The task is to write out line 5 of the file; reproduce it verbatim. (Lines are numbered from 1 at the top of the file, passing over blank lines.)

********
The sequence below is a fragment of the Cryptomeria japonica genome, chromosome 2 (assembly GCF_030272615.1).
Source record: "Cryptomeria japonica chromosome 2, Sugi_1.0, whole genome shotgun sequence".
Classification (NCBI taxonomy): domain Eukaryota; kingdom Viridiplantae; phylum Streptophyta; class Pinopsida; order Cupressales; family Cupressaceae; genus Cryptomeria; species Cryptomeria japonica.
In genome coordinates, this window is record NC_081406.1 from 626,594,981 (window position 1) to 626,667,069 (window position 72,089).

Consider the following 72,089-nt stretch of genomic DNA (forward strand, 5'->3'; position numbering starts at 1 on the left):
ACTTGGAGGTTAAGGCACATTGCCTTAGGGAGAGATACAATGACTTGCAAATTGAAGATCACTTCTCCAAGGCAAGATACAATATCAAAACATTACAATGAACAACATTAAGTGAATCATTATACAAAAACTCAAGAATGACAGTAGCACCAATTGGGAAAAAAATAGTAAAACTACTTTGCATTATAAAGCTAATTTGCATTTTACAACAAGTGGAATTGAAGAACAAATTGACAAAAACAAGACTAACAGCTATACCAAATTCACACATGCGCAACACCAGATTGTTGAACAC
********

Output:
Consider the following 72,089-nt stretch of genomic DNA (forward strand, 5'->3'; position numbering starts at 1 on the left):